Wastewater Treatment - Wastewater Treatment Equipment

Sprinkler to be installed at damaged wastewater plant to dispel lingering stench of smoke

December 2021

Wastewater Treatment - Wastewater Treatment Equipment

Sprinkler to be installed at damaged wastewater plant to dispel lingering stench of smoke

December 2021

Getting inside two fire-damaged filter buildings at a Christchurch wastewater treatment plant will be “challenging”, authorities say, as hot spots remain inside the damaged filter – which is covered by burnt and melted roof debris.

The city council, which owns and operate the plant, is now planning to install a sprinkler system over the damaged building, which it says will help reduce a lingering smell being produced by the filter.

The large blaze at the wastewater plant broke out just after 3pm on Monday.

It destroyed the roofs of two buildings which each housed a trickling filter, one part of the complex wastewater treatment process.

Some nearby residents were evacuated at the time and a public health warning was issued due to a large pall of black smoke that was sent billowing across the city.

Officials have warned a “strong smell” may linger for some time.

The two damaged filters are now being bypassed in the treatment process – and the true effect on the cleanliness of treated wastewater being pumped into the ocean may not be known for over a fortnight.

This is because it takes 20 days for wastewater to make its way through the plant.

Helen Beaumont, head of three waters and waste at Christchurch City Council, said the council was “assessing options” for getting into the filter buildings.

A complete inspection can only happen once hot spots have been dampened down and most, if not all, of the “material” inside the filters is removed.

“This is going to a challenging logistical exercise,” Beaumont said.

Only visual inspections of the damage have taken place so far. Beaumont said these have confirmed there is no immediate risk of the filter buildings collapsing.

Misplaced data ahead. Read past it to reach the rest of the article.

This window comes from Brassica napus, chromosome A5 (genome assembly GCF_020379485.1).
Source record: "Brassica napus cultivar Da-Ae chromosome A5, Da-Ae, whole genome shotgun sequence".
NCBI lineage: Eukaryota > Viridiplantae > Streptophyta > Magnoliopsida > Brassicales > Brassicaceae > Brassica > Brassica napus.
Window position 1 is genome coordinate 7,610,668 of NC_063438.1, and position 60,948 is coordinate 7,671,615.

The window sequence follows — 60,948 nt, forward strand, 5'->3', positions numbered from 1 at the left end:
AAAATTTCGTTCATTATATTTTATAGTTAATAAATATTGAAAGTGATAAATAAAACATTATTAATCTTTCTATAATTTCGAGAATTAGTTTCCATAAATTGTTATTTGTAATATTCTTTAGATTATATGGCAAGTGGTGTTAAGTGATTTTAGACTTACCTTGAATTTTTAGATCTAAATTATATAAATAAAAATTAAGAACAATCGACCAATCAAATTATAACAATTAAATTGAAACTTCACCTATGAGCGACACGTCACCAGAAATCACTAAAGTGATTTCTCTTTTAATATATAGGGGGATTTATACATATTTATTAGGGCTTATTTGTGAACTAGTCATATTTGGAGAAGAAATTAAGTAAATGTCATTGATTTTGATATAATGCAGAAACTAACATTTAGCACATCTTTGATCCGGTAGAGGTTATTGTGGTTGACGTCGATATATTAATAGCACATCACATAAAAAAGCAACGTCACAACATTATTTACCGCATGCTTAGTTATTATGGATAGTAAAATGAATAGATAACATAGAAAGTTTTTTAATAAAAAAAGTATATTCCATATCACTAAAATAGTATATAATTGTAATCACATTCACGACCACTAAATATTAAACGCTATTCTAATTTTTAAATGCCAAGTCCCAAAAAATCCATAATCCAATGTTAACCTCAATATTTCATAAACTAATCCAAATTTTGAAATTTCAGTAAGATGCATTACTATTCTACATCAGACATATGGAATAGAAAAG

What remains of the burnt and melted roofs has fallen into the buildings and is now resting on top of a six-metre thick “media” – a key part of the filter, Beaumont said.

This “media”, made of plastic in a honeycomb design, is where slime grows.

Wastewater is spread over the top of it by large rotating arms. The wastewater then trickles down through it, going over the slime – which is how the wastewater is treated.

“There are still hot spots deeper within [this] media,” Beaumont said, though she was unsure how damaged the media itself was.

Beaumont earlier suspected the rotating arms above the media would be “severely damaged” and would likely need to be replaced.

Beaumont has not speculated on the cost of replacing the filters, or how long it may take.

Despite the damage, the wider wastewater plant in Bromley is still running. Residents do not need to change any habits, such as flushing toilets.

The two damaged filters are being bypassed in the treatment process and Beaumont said the quality of the wastewater presently remained “typical of normal operations”.

The council has a valid consent for discharging wastewater, which is monitored by Environment Canterbury (ECan).

Under the consent, the council has to monitor several parts of the wastewater process, including water quality of the eventual ocean discharge.

“We are not in a position to say how different the discharge may become as we are still assessing the condition of damaged infrastructure,” Beaumont said.

The council has assured ECan it “will make every effort” to comply with its consent, she said.

Council engineers are still trying to figure out the best way to treat wastewater without the two damaged filters.

The council has employed an independent investigator to work with WorkSafe and Fire and Emergency NZ. The cause of the fire remains unknown.

Contractors were refurbishing the roof of one of the filter buildings, and had been doing so for a number of weeks when the fire broke out.

Steven Walton